Weathering the Storm: Same-sex Marriage, Handbook Changes, and Basic Doctrine

With so much being said about the recent policy additions to Handbook 1, my initial impression was to keep my thoughts to myself. It is easy to feel lost and frustrated in the sea of opinions; so many feelings and experiences translating into the wide variety of views that could only stem from a truly global and diverse church. In that sea of opinions, I’m not sure mine matters. And yet I feel compelled to defend truth and right as I see it, to be true to my conscience, just like so many others who have raised their voices. Thus, rather than just add my opinion to the fray, I’d like to share some of the simple truths that help me stay grounded during the whirlwind. I have read many valid questions and concerns, and I won't address each. Instead, here are the principles that inform my willingness to sustain the policy, along with a few sources for those truths. (PS, if you’re going to skip something, skip my thoughts and study the sources. It’s safer that way!)

1. Marriage Between a Man and a Woman

“Marriage between a man and a woman is ordained of God” and “Marriage between man and woman is essential to His eternal Plan.” The Family: A Proclamation to the World. This is the elephant in the room. If false, the Church has no ground to stand. If true, the question is then about how to teach, defend, and apply the doctrine. As the doctrinal foundation for Church policies concerning gay marriage, to believe otherwise makes those policies troublesome. I believe families are eternal and that marriage between a man and a woman is fundamental to God’s plan. The Church has boldly and repeatedly emphasized this basic tenant even in the face of quickly shifting common belief and sometimes aggressive opposition. But given the centrality of traditional family in Church doctrine, subsequent policies are not surprising. 

Essential Reading:

2. A Foundation of Apostles and Prophets

The Church of Christ is organized on a foundation of Prophets and Apostles called of God to declare truth, define right and wrong, and to protect and warn of the consequences of sin. This is another truth so fundamental to our theology and yet so often challenged in the modern age. Are the leaders of the Church simply good men doing their best to direct a complex organization, or are they actual representatives of Christ, called of God to declare His will to His Church by revelation? If I believe the former, everything they say is in question and up for debate. If I believe the latter, while I may seek my own confirmation of the truth of their teachings, I operate from the assumption that they teach truth. I realize they are fallible, but my experience with the leaders of the Church does not allow me to so easily subscribe fallacy to official Church doctrine and policies made and sustained in unity. Perhaps I am a poor judge of character, but I just cannot find the evil and hate ascribed by some. Nor can I find the ignorant, out of touch geriatrics seen by others. While I’ve often regretted ignoring their teachings, I cannot think of a single time I’ve ever been sorry for following the prophet.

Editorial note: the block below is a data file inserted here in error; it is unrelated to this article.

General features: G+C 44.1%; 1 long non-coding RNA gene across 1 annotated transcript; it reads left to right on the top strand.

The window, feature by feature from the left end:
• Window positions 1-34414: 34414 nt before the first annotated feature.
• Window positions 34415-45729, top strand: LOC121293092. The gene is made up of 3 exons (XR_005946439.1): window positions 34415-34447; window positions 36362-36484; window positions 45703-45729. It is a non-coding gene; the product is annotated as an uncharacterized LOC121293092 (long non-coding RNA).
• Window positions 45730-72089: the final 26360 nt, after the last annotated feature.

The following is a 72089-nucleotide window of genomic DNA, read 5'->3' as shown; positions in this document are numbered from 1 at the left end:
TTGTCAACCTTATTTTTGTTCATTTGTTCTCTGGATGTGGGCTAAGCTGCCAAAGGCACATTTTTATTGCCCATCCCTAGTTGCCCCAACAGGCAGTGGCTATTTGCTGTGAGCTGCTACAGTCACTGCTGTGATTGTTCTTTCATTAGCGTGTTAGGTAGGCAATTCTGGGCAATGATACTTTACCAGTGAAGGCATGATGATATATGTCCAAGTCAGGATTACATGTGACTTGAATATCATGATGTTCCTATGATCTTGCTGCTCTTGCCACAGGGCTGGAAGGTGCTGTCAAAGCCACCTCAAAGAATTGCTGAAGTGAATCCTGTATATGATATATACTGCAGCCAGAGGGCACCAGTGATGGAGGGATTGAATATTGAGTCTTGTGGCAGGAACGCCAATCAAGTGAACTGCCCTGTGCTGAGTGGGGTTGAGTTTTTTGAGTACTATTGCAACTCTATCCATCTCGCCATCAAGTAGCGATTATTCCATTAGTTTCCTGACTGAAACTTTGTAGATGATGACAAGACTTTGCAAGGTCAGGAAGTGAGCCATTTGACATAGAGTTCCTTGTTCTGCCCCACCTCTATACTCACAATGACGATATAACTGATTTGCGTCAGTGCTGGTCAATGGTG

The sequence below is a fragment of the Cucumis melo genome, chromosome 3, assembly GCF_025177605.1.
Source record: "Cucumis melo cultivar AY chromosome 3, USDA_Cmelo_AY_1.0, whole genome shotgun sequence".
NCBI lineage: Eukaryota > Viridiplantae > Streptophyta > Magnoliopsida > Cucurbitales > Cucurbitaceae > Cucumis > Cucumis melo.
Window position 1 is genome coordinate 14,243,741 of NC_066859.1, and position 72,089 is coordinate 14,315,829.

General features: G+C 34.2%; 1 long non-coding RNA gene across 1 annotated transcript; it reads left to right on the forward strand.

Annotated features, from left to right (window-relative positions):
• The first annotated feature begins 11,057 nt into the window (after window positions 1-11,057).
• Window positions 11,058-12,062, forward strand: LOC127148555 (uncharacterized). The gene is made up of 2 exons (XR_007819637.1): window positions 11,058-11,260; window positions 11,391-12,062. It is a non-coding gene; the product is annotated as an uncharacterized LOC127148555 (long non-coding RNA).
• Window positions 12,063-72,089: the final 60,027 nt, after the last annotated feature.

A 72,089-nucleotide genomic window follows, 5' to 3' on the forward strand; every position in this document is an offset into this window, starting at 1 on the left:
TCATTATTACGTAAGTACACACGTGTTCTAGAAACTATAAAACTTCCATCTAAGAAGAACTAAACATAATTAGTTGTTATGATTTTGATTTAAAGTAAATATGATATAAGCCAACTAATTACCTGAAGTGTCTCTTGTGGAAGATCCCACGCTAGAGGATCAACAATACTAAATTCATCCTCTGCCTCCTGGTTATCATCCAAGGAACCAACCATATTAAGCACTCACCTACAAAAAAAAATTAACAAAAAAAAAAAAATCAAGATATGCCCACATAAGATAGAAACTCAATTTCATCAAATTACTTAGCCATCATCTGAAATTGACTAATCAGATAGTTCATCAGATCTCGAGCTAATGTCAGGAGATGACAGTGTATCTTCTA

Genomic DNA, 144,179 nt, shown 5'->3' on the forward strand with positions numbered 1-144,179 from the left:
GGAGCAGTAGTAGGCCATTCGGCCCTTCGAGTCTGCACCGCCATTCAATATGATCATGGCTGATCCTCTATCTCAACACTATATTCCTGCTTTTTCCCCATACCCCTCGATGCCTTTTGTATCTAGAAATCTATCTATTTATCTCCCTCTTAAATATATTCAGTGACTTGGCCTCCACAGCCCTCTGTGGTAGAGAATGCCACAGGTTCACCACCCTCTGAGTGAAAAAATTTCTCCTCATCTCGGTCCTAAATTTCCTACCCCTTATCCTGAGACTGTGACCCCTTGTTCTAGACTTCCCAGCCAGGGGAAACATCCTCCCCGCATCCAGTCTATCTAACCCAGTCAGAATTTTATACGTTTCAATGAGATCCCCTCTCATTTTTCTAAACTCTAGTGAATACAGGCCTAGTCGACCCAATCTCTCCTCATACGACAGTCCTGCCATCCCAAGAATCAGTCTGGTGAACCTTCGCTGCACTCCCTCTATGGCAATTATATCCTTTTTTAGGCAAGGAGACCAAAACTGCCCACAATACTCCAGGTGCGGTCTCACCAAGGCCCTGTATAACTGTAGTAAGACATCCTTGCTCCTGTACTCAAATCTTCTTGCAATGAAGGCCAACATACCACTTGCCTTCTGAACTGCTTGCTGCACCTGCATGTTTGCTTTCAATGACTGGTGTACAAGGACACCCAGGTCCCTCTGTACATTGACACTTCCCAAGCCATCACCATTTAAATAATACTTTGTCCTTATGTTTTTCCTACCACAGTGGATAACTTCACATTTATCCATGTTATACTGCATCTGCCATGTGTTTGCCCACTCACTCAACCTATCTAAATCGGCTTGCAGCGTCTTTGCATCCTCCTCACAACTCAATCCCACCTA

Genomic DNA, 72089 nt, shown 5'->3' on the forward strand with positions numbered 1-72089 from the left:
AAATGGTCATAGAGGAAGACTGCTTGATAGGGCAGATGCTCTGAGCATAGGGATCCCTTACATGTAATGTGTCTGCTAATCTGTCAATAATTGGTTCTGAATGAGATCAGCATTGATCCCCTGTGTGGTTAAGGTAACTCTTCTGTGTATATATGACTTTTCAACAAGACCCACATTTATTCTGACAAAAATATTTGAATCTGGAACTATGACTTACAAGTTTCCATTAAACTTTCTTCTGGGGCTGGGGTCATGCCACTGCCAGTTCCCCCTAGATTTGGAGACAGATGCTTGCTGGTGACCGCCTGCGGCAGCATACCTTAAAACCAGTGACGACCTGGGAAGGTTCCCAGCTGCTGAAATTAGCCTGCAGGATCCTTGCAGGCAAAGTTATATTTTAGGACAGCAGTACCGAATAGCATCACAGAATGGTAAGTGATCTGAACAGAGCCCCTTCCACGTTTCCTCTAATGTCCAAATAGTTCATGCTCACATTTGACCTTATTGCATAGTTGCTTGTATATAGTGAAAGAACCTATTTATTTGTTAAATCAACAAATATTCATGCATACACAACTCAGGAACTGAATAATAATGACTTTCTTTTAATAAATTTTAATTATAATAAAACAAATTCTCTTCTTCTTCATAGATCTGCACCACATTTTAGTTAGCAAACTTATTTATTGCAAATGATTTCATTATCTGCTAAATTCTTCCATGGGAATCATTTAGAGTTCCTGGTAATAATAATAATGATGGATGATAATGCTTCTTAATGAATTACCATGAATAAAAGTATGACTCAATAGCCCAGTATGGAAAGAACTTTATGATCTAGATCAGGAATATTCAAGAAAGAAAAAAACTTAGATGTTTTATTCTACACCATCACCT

For those who see the policy as an act of bigotry, anything short of embracing same-gender relationships will be insufficient. The Church has acted to make it very clear that these relationships are not in keeping with the marriage that God has ordained for the eternal destiny of his children. It looks to me like a clear line in the sand, and each of us get to decide which side to stand on. Let us never forget everyone is free to make that choice! But let us also respect the responsibility of prophets to warn of the consequences of our choices. I realize how devastating such stark demarcation can be, but the Lord rarely showed much fondness for walking down the middle of the moral road: